Zoe Keating: The Battle Over Piracy Doesn’t Really Include Artists

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Why is it that every major label and publisher supported SOPA, yet so many artists rallied against it?

Why was one of the biggest hip-hop producers accepting a CEO position at MegaUpload, and still getting support from Busta Rhymes, Diddy, and other rappers?

Part of the reason, according to edgy cellist Zoë Keating, is that the battle over piracy is really one between corporations, not artists.   “There are huge amounts of money involved on both sides of this fight, extremely little of it earmarked for artists,” Keating commented on Digital Music News last week.  “Neither side has my best interests in mind.”

Especially the interests of a successful, indie artist like Keating, who has never been signed to a major label, and has never known a musical career without file-sharing in the background.  Her interests are completely misaligned from that of say, Universal Music Group.  “In that model, file-sharing is a huge threat,” Keating told Digital Music News in a subsequent interview.  “But in my universe, it’s just me and Paypal.”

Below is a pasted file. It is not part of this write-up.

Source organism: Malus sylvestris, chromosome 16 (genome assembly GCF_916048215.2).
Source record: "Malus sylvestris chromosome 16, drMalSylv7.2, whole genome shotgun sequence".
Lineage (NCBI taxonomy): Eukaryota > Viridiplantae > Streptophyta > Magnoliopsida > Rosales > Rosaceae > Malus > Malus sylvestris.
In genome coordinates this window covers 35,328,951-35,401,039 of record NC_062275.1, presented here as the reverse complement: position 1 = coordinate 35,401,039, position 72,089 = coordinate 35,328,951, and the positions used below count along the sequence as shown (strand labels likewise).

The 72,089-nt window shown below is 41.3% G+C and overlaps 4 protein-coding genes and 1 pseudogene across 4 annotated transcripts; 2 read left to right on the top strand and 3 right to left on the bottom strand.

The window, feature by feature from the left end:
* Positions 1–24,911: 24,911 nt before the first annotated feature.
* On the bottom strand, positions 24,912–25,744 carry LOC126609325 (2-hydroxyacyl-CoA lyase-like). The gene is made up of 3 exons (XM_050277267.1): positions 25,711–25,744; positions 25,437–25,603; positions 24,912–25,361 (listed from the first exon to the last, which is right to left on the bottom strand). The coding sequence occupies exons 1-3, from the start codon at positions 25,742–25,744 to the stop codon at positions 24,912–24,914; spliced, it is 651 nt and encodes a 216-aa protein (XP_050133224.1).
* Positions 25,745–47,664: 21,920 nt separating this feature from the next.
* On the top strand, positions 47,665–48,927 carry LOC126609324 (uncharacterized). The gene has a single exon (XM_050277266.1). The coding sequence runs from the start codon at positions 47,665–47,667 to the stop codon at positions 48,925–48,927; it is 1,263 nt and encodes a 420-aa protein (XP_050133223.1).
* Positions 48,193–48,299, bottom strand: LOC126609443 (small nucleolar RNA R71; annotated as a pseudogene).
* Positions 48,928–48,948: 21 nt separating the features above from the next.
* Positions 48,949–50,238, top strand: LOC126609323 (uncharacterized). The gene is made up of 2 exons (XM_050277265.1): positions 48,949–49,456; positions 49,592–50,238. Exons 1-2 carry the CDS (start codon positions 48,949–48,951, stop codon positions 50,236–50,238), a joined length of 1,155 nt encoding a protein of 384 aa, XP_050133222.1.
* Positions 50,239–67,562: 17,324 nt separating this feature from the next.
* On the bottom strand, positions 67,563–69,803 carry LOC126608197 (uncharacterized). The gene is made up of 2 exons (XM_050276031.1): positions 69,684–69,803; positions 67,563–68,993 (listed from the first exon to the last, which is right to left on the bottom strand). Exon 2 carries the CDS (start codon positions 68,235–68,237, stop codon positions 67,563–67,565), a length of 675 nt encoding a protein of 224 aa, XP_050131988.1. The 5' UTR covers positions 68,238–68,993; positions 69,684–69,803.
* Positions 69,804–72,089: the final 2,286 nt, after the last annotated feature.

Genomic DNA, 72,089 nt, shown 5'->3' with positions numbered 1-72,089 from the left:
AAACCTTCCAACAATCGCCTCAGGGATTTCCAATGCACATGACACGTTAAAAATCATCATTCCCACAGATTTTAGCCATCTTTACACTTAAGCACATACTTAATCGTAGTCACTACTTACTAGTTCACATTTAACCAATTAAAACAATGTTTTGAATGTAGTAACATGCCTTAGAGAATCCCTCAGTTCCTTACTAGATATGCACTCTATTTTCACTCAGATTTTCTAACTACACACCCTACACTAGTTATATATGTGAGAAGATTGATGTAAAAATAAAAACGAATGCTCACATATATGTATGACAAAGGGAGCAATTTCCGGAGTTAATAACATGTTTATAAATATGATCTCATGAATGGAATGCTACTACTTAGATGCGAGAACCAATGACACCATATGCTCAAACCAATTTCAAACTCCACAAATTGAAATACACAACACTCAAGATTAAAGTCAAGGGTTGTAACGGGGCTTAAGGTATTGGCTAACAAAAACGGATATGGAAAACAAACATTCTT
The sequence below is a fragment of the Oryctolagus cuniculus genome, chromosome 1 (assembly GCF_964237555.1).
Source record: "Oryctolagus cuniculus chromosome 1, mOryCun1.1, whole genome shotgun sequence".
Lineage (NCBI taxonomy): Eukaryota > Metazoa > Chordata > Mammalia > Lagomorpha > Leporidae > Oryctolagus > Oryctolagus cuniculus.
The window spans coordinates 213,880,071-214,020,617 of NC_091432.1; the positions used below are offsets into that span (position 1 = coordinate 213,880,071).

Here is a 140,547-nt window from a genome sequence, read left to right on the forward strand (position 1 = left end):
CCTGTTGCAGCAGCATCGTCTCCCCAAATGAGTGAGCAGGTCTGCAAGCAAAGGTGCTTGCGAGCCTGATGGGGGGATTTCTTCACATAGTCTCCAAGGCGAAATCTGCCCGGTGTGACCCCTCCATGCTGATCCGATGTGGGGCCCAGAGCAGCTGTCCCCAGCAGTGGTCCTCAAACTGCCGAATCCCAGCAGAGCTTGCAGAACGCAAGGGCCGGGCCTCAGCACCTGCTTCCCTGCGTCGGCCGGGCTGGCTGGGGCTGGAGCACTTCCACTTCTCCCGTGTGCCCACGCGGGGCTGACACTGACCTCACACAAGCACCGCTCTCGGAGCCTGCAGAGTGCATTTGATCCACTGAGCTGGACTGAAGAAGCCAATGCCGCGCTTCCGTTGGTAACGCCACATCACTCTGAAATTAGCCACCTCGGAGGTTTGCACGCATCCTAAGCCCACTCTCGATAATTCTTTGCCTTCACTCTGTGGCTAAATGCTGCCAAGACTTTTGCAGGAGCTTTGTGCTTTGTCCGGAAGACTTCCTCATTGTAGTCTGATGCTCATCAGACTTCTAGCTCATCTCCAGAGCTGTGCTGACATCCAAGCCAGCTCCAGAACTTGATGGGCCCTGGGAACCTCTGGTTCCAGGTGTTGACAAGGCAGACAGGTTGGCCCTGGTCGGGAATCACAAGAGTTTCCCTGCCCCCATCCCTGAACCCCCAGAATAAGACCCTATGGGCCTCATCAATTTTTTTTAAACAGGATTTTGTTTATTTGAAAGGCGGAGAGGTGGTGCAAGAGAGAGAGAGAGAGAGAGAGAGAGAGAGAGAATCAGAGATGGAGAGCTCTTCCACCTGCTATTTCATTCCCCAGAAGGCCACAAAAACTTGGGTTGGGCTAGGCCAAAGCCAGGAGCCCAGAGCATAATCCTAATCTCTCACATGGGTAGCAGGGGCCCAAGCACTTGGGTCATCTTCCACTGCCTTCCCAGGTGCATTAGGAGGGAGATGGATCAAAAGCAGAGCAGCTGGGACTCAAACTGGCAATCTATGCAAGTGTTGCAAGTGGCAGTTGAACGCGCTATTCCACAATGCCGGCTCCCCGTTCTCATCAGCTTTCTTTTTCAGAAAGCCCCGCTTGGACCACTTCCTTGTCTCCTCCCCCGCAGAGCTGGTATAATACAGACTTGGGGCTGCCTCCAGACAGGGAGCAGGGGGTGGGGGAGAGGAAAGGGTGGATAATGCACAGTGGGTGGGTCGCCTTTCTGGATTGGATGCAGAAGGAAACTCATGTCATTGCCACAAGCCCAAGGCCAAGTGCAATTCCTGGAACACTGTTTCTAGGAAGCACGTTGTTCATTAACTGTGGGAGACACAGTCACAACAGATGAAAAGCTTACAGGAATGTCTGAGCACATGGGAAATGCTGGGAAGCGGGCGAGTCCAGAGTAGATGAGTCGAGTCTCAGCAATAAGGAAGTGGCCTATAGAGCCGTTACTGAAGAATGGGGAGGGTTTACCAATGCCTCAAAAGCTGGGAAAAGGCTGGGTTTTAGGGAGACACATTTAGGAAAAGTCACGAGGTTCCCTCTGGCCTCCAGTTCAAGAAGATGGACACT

So what is a threat?  Keating is actually chasing copyright offenders, just not file-swappers and rogue foreign websites.  Instead, she focuses her lawyers on offenders like major broadcasters that swipe her music (and will pay if you pressure them.)  “I’m willing to spend the money to send nastygrams,” Keating shared.  “Because it’s not exposure if they don’t know it’s you.”

The rest is all about giving music away and making up the rest in other areas, right?  Wrong: Keating actually doesn’t sell merch, and makes more than half of her income from recordings, according to breakdowns shared with us.  And, before she found a good booking agent, recordings comprised more than 70 percent of income.  Here’s what the current breakdown looks like, based on her running spreadsheet.

Online Sales: 44%
Physical (sold offline): 8%
Licensing: 22%
Concert Performance Fees: 26%
Merchandise: 0%

So why not get a merch-machine going, and get that diversified cash?  The answer isn’t complicated: she doesn’t want to, and can get away with it.  “I’m an environmentalist and felt I didn’t want to create any more junk,” Keating told us.  “When I went down the route of playing music, I said to myself, ‘I’m going to sell music and not t-shirts.'”

But why not expand the touring revenues, and the potentially higher margins that come with it?  The answer, once again, is that she simply doesn’t want to leave the house for that long, especially with a toddler in the house.  “I’m a mother, I can’t tour all the time,” she said.

Which means a large percentage of her sustaining income comes from recordings, with die-hard fans keeping the lights on.  It’s a totally different approach to piracy that works for Keating, and one that bucks most DIY prognostication. “I make a living ‘selling music,'” Keating told us.  “And I know I’m not the only one.”